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Buffalo Police Advisory Board calls for immediate policing reforms

Volunteer board said it hears the community's complaints and is advocating for change.
Posted at 11:19 AM, Jun 05, 2020
and last updated 2020-06-05 18:01:08-04

BUFFALO, N.Y. (WKBW-TV) — After a week that has seen protests and violence in Buffalo, including injuries to a 75-year-old man who confronted police during a protest in Niagara Square on Thursday night June 4th, the Buffalo Police Advisory Board (BPAB) is calling on the Buffalo Common Council, Mayor Byron Brown, and Buffalo Police Commissioner Byron Lockwood to take immediate steps to change policing policies.

Three of the volunteer board members spoke with 7 Eyewitness News Reporter Ed Reilly and explained the steps they want taken in light of multiple incidents. The following is information supplied by the BPAB:

· Create an independent, civilian, investigatory body with independent legal counsel. We believe the membership of this body should be completely independent of political appointments.

· Codify ALL five Use of Force policy amendments we have recommended:

o Require de-escalation prior to use of force,

o Require a warning before shooting,

o Require another present officer to intervene,

o Mandate a comprehensive report of other police officers’ actions or arrests that included use of force and,

o Ban chokeholds or strangle holds.

· Adopt the Law Enforcement Assisted Diversion program in order to assist citizens dealing with mental health, poverty, and substance abuse by preventing arrest and system involvement.

· Adopt the use of “stop tickets” to increase accountability and transparency by providing residents with basic information about the stop, the officer, and the reason for the stop.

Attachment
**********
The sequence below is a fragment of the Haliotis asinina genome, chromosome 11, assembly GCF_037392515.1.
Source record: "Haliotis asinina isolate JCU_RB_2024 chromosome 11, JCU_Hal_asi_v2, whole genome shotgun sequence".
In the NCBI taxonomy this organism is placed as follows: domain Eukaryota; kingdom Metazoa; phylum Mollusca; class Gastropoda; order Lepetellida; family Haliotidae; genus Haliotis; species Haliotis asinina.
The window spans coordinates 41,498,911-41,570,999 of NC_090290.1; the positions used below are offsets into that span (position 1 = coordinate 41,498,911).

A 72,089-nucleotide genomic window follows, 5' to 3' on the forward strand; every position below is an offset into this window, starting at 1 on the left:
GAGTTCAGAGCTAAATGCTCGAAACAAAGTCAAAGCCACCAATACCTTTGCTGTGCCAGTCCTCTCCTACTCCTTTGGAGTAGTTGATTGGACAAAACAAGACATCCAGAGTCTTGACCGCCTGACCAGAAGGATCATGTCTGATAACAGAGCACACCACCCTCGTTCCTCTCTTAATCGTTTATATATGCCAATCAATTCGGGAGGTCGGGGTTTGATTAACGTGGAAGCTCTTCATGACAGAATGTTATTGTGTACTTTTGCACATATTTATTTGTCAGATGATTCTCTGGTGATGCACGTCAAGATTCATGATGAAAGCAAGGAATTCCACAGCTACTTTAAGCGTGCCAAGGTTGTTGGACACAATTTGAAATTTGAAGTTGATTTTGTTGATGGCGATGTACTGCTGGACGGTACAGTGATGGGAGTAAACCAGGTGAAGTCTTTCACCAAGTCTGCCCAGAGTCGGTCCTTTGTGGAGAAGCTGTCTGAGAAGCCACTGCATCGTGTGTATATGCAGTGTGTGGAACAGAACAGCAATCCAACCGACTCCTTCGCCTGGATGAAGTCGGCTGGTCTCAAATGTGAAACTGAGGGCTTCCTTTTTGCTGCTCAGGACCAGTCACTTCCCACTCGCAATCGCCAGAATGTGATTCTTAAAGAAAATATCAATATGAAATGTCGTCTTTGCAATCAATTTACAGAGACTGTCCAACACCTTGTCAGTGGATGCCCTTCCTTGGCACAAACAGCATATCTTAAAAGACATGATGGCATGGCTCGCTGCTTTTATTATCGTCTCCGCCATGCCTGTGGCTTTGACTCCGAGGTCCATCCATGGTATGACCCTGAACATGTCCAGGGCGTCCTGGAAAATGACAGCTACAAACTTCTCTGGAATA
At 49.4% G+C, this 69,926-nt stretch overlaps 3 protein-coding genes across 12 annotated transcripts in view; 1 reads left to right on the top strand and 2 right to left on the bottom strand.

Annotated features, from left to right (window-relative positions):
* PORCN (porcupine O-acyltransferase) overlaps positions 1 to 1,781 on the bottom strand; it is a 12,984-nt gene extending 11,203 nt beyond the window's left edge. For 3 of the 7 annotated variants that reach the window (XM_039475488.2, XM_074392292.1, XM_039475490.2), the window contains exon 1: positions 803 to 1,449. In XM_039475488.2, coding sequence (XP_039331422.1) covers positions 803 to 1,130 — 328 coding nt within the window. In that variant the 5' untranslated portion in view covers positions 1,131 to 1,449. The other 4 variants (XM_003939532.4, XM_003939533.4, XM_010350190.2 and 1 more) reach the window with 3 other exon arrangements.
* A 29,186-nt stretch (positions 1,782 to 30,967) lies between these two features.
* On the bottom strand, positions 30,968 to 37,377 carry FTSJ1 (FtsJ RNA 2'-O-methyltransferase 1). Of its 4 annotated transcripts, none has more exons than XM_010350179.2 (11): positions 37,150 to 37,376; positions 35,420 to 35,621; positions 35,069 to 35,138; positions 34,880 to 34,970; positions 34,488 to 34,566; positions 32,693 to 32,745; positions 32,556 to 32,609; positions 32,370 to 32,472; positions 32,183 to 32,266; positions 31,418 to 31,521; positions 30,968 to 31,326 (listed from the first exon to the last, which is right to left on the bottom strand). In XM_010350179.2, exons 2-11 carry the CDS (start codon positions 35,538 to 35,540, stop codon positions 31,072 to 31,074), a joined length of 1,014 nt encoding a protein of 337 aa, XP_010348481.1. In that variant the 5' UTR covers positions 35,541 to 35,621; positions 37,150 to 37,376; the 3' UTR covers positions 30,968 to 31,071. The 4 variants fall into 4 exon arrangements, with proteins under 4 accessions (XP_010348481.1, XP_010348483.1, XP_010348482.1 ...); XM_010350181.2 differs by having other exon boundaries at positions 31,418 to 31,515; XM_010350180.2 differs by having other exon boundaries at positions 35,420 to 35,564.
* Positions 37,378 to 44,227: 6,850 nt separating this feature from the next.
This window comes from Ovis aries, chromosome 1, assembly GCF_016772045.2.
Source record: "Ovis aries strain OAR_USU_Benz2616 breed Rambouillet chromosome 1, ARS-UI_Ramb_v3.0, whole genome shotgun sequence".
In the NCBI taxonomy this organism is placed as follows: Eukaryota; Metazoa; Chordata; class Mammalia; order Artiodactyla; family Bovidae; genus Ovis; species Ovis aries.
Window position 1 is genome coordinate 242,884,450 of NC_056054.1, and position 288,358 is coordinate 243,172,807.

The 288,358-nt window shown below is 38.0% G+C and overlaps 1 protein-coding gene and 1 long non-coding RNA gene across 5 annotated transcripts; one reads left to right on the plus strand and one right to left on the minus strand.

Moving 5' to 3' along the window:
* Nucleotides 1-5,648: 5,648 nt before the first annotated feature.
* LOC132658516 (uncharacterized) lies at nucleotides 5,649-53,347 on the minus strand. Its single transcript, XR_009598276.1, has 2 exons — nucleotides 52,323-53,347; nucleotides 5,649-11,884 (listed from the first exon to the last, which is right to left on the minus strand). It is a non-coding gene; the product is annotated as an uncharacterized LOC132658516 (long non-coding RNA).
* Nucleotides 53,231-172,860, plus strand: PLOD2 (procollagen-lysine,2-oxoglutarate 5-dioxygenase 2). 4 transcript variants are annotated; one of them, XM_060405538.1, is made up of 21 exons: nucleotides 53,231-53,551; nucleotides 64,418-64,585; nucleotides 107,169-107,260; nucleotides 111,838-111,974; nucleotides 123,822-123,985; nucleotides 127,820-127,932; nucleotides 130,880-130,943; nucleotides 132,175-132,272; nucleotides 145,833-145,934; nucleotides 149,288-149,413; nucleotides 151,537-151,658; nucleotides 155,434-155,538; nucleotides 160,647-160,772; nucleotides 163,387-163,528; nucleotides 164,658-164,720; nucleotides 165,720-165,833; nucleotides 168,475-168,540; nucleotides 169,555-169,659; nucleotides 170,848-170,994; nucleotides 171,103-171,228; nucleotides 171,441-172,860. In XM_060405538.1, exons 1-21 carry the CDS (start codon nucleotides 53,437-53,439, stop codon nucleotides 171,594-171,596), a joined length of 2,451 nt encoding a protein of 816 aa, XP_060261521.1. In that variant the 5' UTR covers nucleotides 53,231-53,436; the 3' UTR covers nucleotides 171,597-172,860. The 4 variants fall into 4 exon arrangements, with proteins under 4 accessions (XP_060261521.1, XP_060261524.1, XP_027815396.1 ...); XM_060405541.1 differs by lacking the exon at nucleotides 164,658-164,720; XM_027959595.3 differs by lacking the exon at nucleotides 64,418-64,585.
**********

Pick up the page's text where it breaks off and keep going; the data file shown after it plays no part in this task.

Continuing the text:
"We additionally and urgently call for several New York State policing policy reforms. We support the 12 bill package proposed and endorsed by the Black, Puerto Rican, Hispanic and Asian Legislative Caucus. Specifically, we want to highlight the importance of passing Senate Bill 7527 (which would remove limitations on local independent oversight of officer investigation), the Repeal of 50a, and the passage of Senate Bill S6601 (which would require Law Enforcement Officers to call for Medical Care in cases like the one we all witnessed the evening of June 4th)."

The board members said they are concerned because the incident with the elderly man is not the only one they have questions about. "This is only one of several recent incidents involving police violence toward citizens that require careful investigation and suggest need for reform (Quentin Suttles on May 10th, 2020, Shy’Quan Brodie on June 2, 2020, and Miles Carter on June 2, 2020)," said a press release from the BPAB.

Recommendations made by the board are now being forwarded to the Buffalo Common Council for action. The BPAB is an independent advisory committee comprised, currently, of 10 volunteers who offer reports and recommendations to the Buffalo Common Council Police Oversight Committee.

Due to COVID-19, the Common Council does not currently have a meeting scheduled for the Police Oversight Committee. However, the BPAB said they will be working over the next week to have their recommendations considered by lawmakers.